If nothing else, give him credit for consistency. Michael Moore has been spooked by Donald Trump for a while.
Back in November, the liberal filmmaker swung through Washington to screen his latest documentary, “Where to Invade Next,” and predicted the billionaire businessman would win the Republican nomination.
This was months before the Iowa Caucus, where Trump would actually finish second to Ted Cruz, but Moore said the GOP would ultimately carry him all the way, out of love for “the Donald Trump show.”
Now Moore is grabbing headlines with, from a Democratic perspective, an even more dire prediction: he’s a rare liberal declaring that Trump will beat Hillary Clinton in the general election.
The crux of Moore’s argument is that a surge of white working class voters in the Rust Belt — specifically Michigan, Wisconsin, Ohio and Pennsylvania — will put the Republican over the top, aided by demoralization among Democrats and distrust of Clinton.
It’ll be similar to the Brexit strategy, the filmmaker said on “Real Time with Bill Maher” last week, with non-urban areas of the country rebelling against the liberalism of cities.
“People are in denial about this,” he said, “but the chance of him winning is really, really good.”
Not everyone is convinced. On Sunday, Republican message maven Frank Luntz took to Twitter and pointed out that Moore predicted a Mitt Romney presidency in 2012. In Bill Maher’s studio, it was MSNBC host Joy Reid pushing back against his reasoning.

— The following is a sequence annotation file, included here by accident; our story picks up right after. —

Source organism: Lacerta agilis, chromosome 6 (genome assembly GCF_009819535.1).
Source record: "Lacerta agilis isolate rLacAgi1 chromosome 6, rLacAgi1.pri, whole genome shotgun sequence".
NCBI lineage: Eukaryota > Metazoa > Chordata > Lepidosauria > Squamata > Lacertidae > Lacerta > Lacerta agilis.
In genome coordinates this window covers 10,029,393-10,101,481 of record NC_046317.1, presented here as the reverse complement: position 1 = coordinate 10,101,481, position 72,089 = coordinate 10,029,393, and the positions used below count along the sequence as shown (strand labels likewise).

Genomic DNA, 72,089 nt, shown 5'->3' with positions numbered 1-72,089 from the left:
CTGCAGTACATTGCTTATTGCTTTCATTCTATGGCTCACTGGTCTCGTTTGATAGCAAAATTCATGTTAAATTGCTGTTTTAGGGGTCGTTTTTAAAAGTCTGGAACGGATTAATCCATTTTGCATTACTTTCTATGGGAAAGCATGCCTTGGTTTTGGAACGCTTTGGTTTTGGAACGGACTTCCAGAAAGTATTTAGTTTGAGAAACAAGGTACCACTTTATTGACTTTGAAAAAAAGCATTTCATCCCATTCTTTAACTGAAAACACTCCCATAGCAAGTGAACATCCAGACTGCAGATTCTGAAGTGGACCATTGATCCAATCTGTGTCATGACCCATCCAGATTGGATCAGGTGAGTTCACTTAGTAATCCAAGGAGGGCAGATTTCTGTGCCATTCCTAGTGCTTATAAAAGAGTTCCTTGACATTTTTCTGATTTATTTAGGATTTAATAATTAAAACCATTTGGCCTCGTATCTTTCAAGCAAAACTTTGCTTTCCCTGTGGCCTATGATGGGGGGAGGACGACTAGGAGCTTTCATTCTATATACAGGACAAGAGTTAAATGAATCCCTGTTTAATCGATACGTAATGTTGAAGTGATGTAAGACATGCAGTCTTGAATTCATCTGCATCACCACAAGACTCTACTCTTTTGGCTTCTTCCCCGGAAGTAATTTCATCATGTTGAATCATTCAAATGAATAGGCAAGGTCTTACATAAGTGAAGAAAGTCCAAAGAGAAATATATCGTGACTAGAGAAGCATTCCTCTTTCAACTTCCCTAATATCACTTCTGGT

“In Ohio, you still have Cuyahoga County,” she said, referring to a Democratic stronghold. “You still have Cleveland, which is a substantially African-American city. You still have Detroit in Michigan. … What happens is that voters of color stay home, unfortunately, in off years, but in presidential years with normal turnout Donald Trump is going to need something like 65 to 66 percent of the white vote, which is not easy to do. Mitt Romney got 59 percent. Only Ronald Reagan has gotten 66, and he only did it one out of the two times he ran.”
Reid added that “if African-Americans and Latino’s didn’t exist, if they all were beamed to another planet, sure, Donald Trump would win, because he’s going to win more white voters. But as long as voters of color turn out in normal numbers, the likelihood is he won’t win.”
Reid’s argument certainly squares with conventional wisdom among many Democrats, but Moore elaborated on his thoughts in a lengthy essay for his website. Some of it will sound a bit over the top to many readers — “millions fancy themselves as closet anarchists once they draw the curtain and are all alone in the voting booth” — but he’s far from the only analyst liberals trust who’s taking Trump seriously.
Maher himself said the Republican could certainly win, and he hopes people like Moore shout their worries from the rooftops until November to fend off complacency. Meanwhile, the celebrated FiveThirtyEight forecaster Nate Silver wrote that Trump got a bounce out of the Republican National Convention, citing national polls showing the race a dead heat.
“For now, we can say that Clinton isn’t just going to glide to victory,” Silver wrote. “Trump has a real chance at becoming president, and although Clinton is still favored, she’s already had a bumpy ride.”